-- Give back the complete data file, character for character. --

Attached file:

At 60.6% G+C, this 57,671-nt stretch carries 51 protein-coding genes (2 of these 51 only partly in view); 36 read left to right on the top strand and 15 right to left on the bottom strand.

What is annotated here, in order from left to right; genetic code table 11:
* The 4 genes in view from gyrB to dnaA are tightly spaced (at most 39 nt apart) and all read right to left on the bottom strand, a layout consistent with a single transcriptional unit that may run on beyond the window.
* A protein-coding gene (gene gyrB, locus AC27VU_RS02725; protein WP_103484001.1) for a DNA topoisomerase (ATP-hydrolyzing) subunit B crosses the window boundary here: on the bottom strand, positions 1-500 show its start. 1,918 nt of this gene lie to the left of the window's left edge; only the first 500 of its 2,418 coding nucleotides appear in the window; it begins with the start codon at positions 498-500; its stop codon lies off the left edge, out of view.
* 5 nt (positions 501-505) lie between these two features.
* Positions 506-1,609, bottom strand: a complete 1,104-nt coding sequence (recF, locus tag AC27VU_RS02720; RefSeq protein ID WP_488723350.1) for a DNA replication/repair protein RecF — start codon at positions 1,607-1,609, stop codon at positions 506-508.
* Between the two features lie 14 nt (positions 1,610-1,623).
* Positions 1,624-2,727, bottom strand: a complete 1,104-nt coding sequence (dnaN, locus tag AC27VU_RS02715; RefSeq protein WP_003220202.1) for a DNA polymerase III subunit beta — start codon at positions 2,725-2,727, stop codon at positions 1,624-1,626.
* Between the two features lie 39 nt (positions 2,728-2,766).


At 60.6% G+C, this 57,671-nt stretch carries 51 protein-coding genes (2 of these 51 only partly in view); 36 read left to right on the top strand and 15 right to left on the bottom strand.

What is annotated here, in order from left to right; genetic code table 11:
* The 4 genes in view from gyrB to dnaA are tightly spaced (at most 39 nt apart) and all read right to left on the bottom strand, a layout consistent with a single transcriptional unit that may run on beyond the window.
* A protein-coding gene (gene gyrB, locus AC27VU_RS02725; protein WP_103484001.1) for a DNA topoisomerase (ATP-hydrolyzing) subunit B crosses the window boundary here: on the bottom strand, positions 1-500 show its start. 1,918 nt of this gene lie to the left of the window's left edge; only the first 500 of its 2,418 coding nucleotides appear in the window; it begins with the start codon at positions 498-500; its stop codon lies off the left edge, out of view.
* 5 nt (positions 501-505) lie between these two features.
* Positions 506-1,609, bottom strand: a complete 1,104-nt coding sequence (recF, locus tag AC27VU_RS02720; RefSeq protein ID WP_488723350.1) for a DNA replication/repair protein RecF — start codon at positions 1,607-1,609, stop codon at positions 506-508.
* Between the two features lie 14 nt (positions 1,610-1,623).
* Positions 1,624-2,727, bottom strand: a complete 1,104-nt coding sequence (dnaN, locus tag AC27VU_RS02715; RefSeq protein WP_003220202.1) for a DNA polymerase III subunit beta — start codon at positions 2,725-2,727, stop codon at positions 1,624-1,626.
* Between the two features lie 39 nt (positions 2,728-2,766).